Jurassic Park is a 1993 sci-fi adventure film directed by Steven Spielberg and produced by Kathleen Kennedy and Gerald R. Molen. The screenplay was written by Michael Crichton and David Koepp based on Michael Crichton’s novel Jurassic Park. Even before his novel was published, four studios had put in bids for its film rights. With the backing of Universal Studios, Spielberg acquired the rights for $1.5 million before its publication in 1990; Michael Crichton was hired for an additional $500,000 to adapt the novel for the big screen and David Koepp wrote the final draft, which left out much of the novel’s exposition, violence and made numerous changes to the characters.
The storyline is set on the fictional Isla Nublar, an islet located off Central America’s Pacific Coast, near Costa Rica. On the island a billionaire philanthropist John Hammond and a small team of genetic scientists have created a wildlife park of extinct dinosaurs. When industrial sabotage leads to a catastrophic shutdown of the park’s power facilities and security precautions, a small group of visitors and John Hammond’s grandchildren struggle to survive and escape the perilous island.
Initially the role of Alan Grant was offered to William Hurt, whom turned it down without reading the script. Harrison Ford was also offered the role but Sam Neill was ultimately cast as Grant only three to four weeks before filming began. Jim Carrey auditioned for the role of Dr. Ian Malcolm but Janet Hirshenson, the film’s casting director, felt Jeff Goldblum would be more suited to the role after reading the novel.
The dinosaurs used in Jurassic Park were created with groundbreaking computer-generated imagery provided by Industrial Light & Magic and used life-sized animatronic dinosaurs built by special effects creator Stan Winston and his team. To showcase the film’s sound design, which included a mixture of various animal noises for the dinosaur roars, Steven Spielberg invested in the creation of DTS, a company specialising in digital surround sound formats. Steven Spielberg hired Paleontologist Jack Horner who supervised the designs of the dinosaurs to help fulfill Spielberg’s desire to portray the dinosaurs as animals rather than monsters. Such is the meticoulous detail shown by Steven Spielberg he supervised post-production from Poland as he filmed Schindler’s List.
When Jurassic Park was released it received positive reviews from the critics and audiences alike. On Rotten Tomatoes it currently holds a rating of 91% with the general consensus being, “Jurassic Park is a spectacle of special effects and life-like animatronics, with some of Spielberg’s best sequences of sustained awe and sheer terror since Jaws”. Roger Ebert gave the film three stars out of four, saying, “The movie delivers all too well on its promise to show us dinosaurs. We see them early and often, and they are indeed a triumph of special effects artistry, but the movie is lacking other qualities that it needs even more, such as a sense of awe and wonderment, and strong human story values”.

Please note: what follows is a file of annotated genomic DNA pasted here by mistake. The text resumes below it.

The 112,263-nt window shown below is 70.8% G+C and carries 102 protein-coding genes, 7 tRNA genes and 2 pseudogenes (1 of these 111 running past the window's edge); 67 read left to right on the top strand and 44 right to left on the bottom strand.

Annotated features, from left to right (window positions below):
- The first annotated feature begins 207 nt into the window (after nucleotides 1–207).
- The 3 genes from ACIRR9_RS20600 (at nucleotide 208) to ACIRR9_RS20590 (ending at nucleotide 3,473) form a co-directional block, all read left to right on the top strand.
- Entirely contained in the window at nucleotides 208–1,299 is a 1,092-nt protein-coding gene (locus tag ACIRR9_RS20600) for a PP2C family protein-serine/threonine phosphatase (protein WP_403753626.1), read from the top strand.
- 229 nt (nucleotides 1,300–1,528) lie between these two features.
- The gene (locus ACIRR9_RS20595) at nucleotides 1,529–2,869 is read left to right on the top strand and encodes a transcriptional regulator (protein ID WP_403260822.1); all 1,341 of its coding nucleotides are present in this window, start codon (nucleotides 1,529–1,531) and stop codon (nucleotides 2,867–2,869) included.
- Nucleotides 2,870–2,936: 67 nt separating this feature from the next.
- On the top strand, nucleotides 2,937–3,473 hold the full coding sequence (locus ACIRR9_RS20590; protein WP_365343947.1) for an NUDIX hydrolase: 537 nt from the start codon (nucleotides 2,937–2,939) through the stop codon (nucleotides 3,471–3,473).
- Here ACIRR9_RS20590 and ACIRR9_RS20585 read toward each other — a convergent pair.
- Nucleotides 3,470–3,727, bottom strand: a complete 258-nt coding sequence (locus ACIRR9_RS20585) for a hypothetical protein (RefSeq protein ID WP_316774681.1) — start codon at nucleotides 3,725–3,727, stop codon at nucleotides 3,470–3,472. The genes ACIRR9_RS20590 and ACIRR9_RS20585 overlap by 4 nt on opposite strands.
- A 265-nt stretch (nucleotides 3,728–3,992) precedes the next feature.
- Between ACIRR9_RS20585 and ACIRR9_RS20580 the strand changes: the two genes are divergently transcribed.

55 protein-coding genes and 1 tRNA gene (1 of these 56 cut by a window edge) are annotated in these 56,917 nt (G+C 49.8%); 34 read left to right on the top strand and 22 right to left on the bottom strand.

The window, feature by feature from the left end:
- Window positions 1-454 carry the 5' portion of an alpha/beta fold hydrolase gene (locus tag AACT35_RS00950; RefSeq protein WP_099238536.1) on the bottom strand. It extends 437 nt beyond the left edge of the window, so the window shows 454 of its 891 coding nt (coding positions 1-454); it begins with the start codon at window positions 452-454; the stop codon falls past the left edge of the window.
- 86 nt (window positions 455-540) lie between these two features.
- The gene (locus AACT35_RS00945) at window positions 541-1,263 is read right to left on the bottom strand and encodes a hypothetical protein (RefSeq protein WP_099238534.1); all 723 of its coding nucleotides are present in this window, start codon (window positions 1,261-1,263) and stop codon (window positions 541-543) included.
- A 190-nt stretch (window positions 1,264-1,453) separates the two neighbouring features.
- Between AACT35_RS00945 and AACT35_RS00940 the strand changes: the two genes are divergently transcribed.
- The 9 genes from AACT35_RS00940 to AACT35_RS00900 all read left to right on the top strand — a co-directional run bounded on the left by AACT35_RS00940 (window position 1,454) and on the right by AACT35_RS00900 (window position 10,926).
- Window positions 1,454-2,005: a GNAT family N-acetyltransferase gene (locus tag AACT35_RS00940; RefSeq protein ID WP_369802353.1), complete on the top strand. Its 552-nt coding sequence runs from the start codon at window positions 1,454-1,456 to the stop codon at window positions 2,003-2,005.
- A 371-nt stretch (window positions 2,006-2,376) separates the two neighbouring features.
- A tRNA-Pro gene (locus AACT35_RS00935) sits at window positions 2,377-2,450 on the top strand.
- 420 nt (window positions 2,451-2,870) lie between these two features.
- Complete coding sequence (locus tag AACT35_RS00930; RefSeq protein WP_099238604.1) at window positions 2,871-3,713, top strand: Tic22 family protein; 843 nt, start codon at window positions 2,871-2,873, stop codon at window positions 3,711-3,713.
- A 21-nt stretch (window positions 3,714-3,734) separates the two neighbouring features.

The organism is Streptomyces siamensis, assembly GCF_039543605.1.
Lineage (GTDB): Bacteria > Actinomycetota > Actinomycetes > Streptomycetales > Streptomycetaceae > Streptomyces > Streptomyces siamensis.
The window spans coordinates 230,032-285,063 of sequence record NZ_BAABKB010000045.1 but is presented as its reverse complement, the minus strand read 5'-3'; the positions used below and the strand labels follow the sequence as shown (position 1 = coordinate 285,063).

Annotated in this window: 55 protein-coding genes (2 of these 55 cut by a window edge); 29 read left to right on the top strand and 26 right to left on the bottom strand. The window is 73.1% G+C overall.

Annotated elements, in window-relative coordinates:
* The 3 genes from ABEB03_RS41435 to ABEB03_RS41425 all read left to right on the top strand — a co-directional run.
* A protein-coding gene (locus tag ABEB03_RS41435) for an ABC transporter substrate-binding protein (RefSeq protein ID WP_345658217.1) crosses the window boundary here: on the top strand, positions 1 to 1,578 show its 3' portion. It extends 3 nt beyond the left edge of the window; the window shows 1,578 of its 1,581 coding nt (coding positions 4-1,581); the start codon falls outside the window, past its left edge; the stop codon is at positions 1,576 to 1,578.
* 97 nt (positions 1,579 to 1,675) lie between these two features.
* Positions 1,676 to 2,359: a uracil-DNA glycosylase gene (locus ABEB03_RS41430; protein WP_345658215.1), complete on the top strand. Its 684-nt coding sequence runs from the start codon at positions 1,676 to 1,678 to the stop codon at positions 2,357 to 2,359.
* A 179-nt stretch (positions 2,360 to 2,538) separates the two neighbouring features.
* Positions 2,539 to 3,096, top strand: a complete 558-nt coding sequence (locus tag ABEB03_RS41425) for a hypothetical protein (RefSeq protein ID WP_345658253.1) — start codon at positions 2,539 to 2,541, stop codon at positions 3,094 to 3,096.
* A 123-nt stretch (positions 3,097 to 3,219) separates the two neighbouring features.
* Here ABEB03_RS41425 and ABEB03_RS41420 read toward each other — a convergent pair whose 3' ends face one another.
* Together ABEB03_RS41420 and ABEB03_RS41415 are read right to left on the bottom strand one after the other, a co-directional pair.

Jurassic Park won numerous awards and accolades following its release. At the Academy Awards in 1994, it won all three awards for which it was nominated: Best Sound Editing, Best Sound Mixing, and Best Visual Effects and at the same ceremony, Steven Spielberg, editor Michael Kahn and composer John Williams also won Academy Awards for Schindler’s List. At the BAFTA it won an award for Best Special Effects, as well as the Award for the Public’s Favorite Film. Since its release, Jurassic Park has frequently been cited by film critics and industry professionals as one of the greatest movies in the action and thriller genres.
Following its enormous success, Steven Spielberg asked Michael Crichton to pen a sequel novel, leading to the 1995 book The Lost World. This was adapted and become the sequel The Lost World: Jurassic Park which was released in May 1997, again directed by Spielberg and written by David Koepp. In July 2001, another Jurassic Park film was released, Jurassic Park III, this time under the direction of Joe Johnston, with Steven Spielberg working as executive producer and featuring an original script incorporating unused elements from Michael Crichton’s original Jurassic Park novel. A fourth film called Jurassic World, was released in June 2015 which Steven Spielberg produced with Colin Trevorrow directing a script he co-wrote with Derek Connolly. In June 2018, the fifth film in the franchise Jurassic World: Fallen Kingdom was released. Steven Spielberg returned as the producer once again with J. A. Bayona directoring. There is a sixth film called Jurassic World: Dominio which Colin Trevorrow returning to direct and scheduled to be released in June 2021.
Year of Film
Sam Neill, Laura Dern, Jeff Goldblum, Richard Attenborough, Joseph Mazzello, Ariana Richards, Martin Ferrero, Bob Peck, Samuel L. Jackson, Wayne Knight
Origin of Film
Genre(s) of Film
Adventure | Sci-Fi | Thriller | Action
Budget: $63,000,000 (estimated)
Opening Weekend: £32,723,932 (UK)
Gross: $356,784,000 (USA)
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